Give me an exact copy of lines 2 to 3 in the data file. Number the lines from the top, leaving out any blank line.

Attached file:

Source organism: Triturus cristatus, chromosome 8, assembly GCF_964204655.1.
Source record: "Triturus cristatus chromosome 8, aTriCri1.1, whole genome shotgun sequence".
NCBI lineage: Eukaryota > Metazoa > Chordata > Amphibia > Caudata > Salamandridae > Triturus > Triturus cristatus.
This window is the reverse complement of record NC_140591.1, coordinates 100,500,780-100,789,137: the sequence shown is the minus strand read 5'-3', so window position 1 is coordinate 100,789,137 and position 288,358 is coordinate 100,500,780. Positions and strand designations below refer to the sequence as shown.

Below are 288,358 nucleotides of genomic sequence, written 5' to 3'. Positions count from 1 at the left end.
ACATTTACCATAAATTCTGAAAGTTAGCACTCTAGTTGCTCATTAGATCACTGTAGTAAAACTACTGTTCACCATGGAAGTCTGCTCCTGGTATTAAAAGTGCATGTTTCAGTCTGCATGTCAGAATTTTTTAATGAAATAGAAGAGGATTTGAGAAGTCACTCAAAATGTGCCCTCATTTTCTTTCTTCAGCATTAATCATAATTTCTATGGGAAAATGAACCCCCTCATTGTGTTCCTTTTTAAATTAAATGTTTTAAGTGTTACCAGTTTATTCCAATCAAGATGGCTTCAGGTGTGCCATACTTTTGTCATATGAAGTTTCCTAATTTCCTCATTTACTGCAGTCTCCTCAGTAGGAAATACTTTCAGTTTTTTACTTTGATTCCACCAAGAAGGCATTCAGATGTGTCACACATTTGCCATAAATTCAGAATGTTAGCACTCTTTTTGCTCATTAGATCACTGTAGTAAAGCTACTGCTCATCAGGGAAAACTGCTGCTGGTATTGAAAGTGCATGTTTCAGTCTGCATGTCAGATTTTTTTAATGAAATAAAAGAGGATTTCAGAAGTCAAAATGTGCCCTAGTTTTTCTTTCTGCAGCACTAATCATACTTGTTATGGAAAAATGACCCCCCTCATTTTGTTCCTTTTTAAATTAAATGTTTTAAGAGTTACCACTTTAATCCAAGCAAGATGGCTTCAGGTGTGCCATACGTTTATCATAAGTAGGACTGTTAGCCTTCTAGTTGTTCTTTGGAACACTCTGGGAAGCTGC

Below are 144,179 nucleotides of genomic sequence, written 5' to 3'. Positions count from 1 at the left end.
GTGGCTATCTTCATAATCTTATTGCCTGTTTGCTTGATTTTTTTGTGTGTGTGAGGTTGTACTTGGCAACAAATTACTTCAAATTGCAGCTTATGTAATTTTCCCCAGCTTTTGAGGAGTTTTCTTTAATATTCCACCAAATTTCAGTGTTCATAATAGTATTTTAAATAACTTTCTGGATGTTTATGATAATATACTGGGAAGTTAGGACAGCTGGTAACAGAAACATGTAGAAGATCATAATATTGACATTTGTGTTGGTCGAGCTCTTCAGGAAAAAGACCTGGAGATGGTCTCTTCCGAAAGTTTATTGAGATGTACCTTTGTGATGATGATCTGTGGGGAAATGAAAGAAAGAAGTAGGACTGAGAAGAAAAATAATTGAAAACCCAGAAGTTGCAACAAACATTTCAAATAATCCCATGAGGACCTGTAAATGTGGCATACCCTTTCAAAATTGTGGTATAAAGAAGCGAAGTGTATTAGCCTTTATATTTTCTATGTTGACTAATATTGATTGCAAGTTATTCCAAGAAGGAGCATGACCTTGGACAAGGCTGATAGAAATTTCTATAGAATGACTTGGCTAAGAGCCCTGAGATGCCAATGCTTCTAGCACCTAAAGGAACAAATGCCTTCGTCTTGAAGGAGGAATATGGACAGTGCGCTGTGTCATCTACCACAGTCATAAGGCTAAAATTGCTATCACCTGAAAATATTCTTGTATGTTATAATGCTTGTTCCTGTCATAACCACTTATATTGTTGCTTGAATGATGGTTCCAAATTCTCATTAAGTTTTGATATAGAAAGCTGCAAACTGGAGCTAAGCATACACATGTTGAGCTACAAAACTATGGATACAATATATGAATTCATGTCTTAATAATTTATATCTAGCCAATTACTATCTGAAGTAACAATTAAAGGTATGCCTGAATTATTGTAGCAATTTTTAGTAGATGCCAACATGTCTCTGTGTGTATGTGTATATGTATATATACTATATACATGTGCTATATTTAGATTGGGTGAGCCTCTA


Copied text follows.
Source record: "Triturus cristatus chromosome 8, aTriCri1.1, whole genome shotgun sequence".
NCBI lineage: Eukaryota > Metazoa > Chordata > Amphibia > Caudata > Salamandridae > Triturus > Triturus cristatus.